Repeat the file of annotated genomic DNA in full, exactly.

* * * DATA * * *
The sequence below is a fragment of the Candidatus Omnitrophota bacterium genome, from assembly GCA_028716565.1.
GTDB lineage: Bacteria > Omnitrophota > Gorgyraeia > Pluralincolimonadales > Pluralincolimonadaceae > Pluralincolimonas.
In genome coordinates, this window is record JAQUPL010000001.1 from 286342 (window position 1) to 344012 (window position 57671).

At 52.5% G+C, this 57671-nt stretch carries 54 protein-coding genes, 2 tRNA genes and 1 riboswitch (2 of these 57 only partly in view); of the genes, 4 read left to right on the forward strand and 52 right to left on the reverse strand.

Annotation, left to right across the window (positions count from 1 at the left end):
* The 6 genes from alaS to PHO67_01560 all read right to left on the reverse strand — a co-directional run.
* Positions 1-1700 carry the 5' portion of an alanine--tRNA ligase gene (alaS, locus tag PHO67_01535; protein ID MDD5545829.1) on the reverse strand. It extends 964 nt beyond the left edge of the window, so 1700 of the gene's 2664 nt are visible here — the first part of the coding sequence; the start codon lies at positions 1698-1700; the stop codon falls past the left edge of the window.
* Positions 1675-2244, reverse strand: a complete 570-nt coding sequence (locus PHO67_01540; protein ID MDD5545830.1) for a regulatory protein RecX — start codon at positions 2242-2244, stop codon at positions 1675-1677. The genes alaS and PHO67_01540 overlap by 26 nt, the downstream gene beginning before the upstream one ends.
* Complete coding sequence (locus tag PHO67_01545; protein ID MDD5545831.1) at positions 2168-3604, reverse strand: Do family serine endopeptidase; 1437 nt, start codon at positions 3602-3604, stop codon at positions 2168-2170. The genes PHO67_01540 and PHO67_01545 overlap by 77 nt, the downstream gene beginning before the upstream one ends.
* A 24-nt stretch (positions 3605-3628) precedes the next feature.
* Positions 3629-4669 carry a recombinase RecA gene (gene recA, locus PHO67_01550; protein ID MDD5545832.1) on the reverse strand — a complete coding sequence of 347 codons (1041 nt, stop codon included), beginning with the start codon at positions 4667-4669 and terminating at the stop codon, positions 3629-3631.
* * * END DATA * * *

The sequence below is a fragment of the Candidatus Omnitrophota bacterium genome, from assembly GCA_028716565.1.
GTDB lineage: Bacteria > Omnitrophota > Gorgyraeia > Pluralincolimonadales > Pluralincolimonadaceae > Pluralincolimonas.
In genome coordinates, this window is record JAQUPL010000001.1 from 286342 (window position 1) to 344012 (window position 57671).

At 52.5% G+C, this 57671-nt stretch carries 54 protein-coding genes, 2 tRNA genes and 1 riboswitch (2 of these 57 only partly in view); of the genes, 4 read left to right on the forward strand and 52 right to left on the reverse strand.

Annotation, left to right across the window (positions count from 1 at the left end):
* The 6 genes from alaS to PHO67_01560 all read right to left on the reverse strand — a co-directional run.
* Positions 1-1700 carry the 5' portion of an alanine--tRNA ligase gene (alaS, locus tag PHO67_01535; protein ID MDD5545829.1) on the reverse strand. It extends 964 nt beyond the left edge of the window, so 1700 of the gene's 2664 nt are visible here — the first part of the coding sequence; the start codon lies at positions 1698-1700; the stop codon falls past the left edge of the window.
* Positions 1675-2244, reverse strand: a complete 570-nt coding sequence (locus PHO67_01540; protein ID MDD5545830.1) for a regulatory protein RecX — start codon at positions 2242-2244, stop codon at positions 1675-1677. The genes alaS and PHO67_01540 overlap by 26 nt, the downstream gene beginning before the upstream one ends.
* Complete coding sequence (locus tag PHO67_01545; protein ID MDD5545831.1) at positions 2168-3604, reverse strand: Do family serine endopeptidase; 1437 nt, start codon at positions 3602-3604, stop codon at positions 2168-2170. The genes PHO67_01540 and PHO67_01545 overlap by 77 nt, the downstream gene beginning before the upstream one ends.
* A 24-nt stretch (positions 3605-3628) precedes the next feature.
* Positions 3629-4669 carry a recombinase RecA gene (gene recA, locus PHO67_01550; protein ID MDD5545832.1) on the reverse strand — a complete coding sequence of 347 codons (1041 nt, stop codon included), beginning with the start codon at positions 4667-4669 and terminating at the stop codon, positions 3629-3631.